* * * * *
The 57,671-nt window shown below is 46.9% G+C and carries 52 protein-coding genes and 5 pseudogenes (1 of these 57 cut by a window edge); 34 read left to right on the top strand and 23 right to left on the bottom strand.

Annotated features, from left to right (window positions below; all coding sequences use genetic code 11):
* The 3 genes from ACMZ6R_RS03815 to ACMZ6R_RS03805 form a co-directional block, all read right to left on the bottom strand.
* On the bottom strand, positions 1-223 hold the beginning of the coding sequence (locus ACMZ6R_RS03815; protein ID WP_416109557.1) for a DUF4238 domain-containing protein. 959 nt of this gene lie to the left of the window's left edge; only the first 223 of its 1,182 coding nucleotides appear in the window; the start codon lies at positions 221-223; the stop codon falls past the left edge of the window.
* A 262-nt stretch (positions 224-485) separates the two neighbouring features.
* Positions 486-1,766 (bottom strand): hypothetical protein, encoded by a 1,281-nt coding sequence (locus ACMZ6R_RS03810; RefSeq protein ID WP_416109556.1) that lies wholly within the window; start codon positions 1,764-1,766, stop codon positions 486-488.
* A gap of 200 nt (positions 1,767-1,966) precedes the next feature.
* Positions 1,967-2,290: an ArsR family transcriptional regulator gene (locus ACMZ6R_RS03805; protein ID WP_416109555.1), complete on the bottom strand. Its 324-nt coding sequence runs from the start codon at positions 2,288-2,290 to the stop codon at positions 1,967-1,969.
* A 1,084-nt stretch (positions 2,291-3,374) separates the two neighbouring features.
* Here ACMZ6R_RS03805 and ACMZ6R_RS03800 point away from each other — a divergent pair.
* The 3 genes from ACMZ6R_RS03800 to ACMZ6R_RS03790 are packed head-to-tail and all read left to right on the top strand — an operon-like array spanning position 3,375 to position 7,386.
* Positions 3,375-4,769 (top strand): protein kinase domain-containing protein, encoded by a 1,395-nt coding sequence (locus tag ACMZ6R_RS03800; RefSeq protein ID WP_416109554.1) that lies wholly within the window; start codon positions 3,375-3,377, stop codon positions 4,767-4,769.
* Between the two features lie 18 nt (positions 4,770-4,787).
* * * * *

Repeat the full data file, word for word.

The 57,671-nt window shown below is 46.9% G+C and carries 52 protein-coding genes and 5 pseudogenes (1 of these 57 cut by a window edge); 34 read left to right on the top strand and 23 right to left on the bottom strand.

Annotated features, from left to right (window positions below; all coding sequences use genetic code 11):
* The 3 genes from ACMZ6R_RS03815 to ACMZ6R_RS03805 form a co-directional block, all read right to left on the bottom strand.
* On the bottom strand, positions 1-223 hold the beginning of the coding sequence (locus ACMZ6R_RS03815; protein ID WP_416109557.1) for a DUF4238 domain-containing protein. 959 nt of this gene lie to the left of the window's left edge; only the first 223 of its 1,182 coding nucleotides appear in the window; the start codon lies at positions 221-223; the stop codon falls past the left edge of the window.
* A 262-nt stretch (positions 224-485) separates the two neighbouring features.
* Positions 486-1,766 (bottom strand): hypothetical protein, encoded by a 1,281-nt coding sequence (locus ACMZ6R_RS03810; RefSeq protein ID WP_416109556.1) that lies wholly within the window; start codon positions 1,764-1,766, stop codon positions 486-488.
* A gap of 200 nt (positions 1,767-1,966) precedes the next feature.
* Positions 1,967-2,290: an ArsR family transcriptional regulator gene (locus ACMZ6R_RS03805; protein ID WP_416109555.1), complete on the bottom strand. Its 324-nt coding sequence runs from the start codon at positions 2,288-2,290 to the stop codon at positions 1,967-1,969.
* A 1,084-nt stretch (positions 2,291-3,374) separates the two neighbouring features.
* Here ACMZ6R_RS03805 and ACMZ6R_RS03800 point away from each other — a divergent pair.
* The 3 genes from ACMZ6R_RS03800 to ACMZ6R_RS03790 are packed head-to-tail and all read left to right on the top strand — an operon-like array spanning position 3,375 to position 7,386.
* Positions 3,375-4,769 (top strand): protein kinase domain-containing protein, encoded by a 1,395-nt coding sequence (locus tag ACMZ6R_RS03800; RefSeq protein ID WP_416109554.1) that lies wholly within the window; start codon positions 3,375-3,377, stop codon positions 4,767-4,769.
* Between the two features lie 18 nt (positions 4,770-4,787).